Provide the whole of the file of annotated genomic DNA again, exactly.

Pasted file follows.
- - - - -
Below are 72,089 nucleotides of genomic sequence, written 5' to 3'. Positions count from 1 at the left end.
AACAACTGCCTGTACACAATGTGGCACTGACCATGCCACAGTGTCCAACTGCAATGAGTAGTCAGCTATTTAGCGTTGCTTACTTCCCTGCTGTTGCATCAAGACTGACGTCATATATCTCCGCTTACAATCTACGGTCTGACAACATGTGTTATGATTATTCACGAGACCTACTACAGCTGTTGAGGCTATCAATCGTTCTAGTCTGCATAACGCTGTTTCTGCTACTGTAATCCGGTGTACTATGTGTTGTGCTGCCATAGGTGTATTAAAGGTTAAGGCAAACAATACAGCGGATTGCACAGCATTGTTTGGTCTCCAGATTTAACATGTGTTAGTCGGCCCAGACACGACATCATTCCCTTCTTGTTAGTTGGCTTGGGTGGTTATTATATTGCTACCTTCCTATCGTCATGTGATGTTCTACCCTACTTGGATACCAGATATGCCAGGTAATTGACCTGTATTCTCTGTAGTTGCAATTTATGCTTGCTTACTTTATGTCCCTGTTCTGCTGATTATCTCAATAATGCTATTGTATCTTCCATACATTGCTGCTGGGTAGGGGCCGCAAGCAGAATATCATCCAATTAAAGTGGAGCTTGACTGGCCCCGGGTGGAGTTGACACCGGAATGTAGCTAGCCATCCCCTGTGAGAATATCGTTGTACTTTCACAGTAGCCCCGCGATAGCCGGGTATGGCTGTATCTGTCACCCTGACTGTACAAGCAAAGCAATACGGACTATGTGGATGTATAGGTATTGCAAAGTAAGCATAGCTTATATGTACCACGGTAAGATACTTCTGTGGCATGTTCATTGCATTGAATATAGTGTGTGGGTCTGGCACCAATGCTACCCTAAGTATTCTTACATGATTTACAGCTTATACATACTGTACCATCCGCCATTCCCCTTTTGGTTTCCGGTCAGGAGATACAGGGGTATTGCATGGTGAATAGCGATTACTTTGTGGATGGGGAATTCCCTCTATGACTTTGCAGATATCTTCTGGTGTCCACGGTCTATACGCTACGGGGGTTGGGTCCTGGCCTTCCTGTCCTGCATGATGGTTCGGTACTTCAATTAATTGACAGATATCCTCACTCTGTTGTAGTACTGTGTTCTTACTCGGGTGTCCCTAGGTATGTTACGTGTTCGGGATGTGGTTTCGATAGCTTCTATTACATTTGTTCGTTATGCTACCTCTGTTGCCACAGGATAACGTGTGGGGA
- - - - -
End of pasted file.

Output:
Below are 72,089 nucleotides of genomic sequence, written 5' to 3'. Positions count from 1 at the left end.
AACAACTGCCTGTACACAATGTGGCACTGACCATGCCACAGTGTCCAACTGCAATGAGTAGTCAGCTATTTAGCGTTGCTTACTTCCCTGCTGTTGCATCAAGACTGACGTCATATATCTCCGCTTACAATCTACGGTCTGACAACATGTGTTATGATTATTCACGAGACCTACTACAGCTGTTGAGGCTATCAATCGTTCTAGTCTGCATAACGCTGTTTCTGCTACTGTAATCCGGTGTACTATGTGTTGTGCTGCCATAGGTGTATTAAAGGTTAAGGCAAACAATACAGCGGATTGCACAGCATTGTTTGGTCTCCAGATTTAACATGTGTTAGTCGGCCCAGACACGACATCATTCCCTTCTTGTTAGTTGGCTTGGGTGGTTATTATATTGCTACCTTCCTATCGTCATGTGATGTTCTACCCTACTTGGATACCAGATATGCCAGGTAATTGACCTGTATTCTCTGTAGTTGCAATTTATGCTTGCTTACTTTATGTCCCTGTTCTGCTGATTATCTCAATAATGCTATTGTATCTTCCATACATTGCTGCTGGGTAGGGGCCGCAAGCAGAATATCATCCAATTAAAGTGGAGCTTGACTGGCCCCGGGTGGAGTTGACACCGGAATGTAGCTAGCCATCCCCTGTGAGAATATCGTTGTACTTTCACAGTAGCCCCGCGATAGCCGGGTATGGCTGTATCTGTCACCCTGACTGTACAAGCAAAGCAATACGGACTATGTGGATGTATAGGTATTGCAAAGTAAGCATAGCTTATATGTACCACGGTAAGATACTTCTGTGGCATGTTCATTGCATTGAATATAGTGTGTGGGTCTGGCACCAATGCTACCCTAAGTATTCTTACATGATTTACAGCTTATACATACTGTACCATCCGCCATTCCCCTTTTGGTTTCCGGTCAGGAGATACAGGGGTATTGCATGGTGAATAGCGATTACTTTGTGGATGGGGAATTCCCTCTATGACTTTGCAGATATCTTCTGGTGTCCACGGTCTATACGCTACGGGGGTTGGGTCCTGGCCTTCCTGTCCTGCATGATGGTTCGGTACTTCAATTAATTGACAGATATCCTCACTCTGTTGTAGTACTGTGTTCTTACTCGGGTGTCCCTAGGTATGTTACGTGTTCGGGATGTGGTTTCGATAGCTTCTATTACATTTGTTCGTTATGCTACCTCTGTTGCCACAGGATAACGTGTGGGGA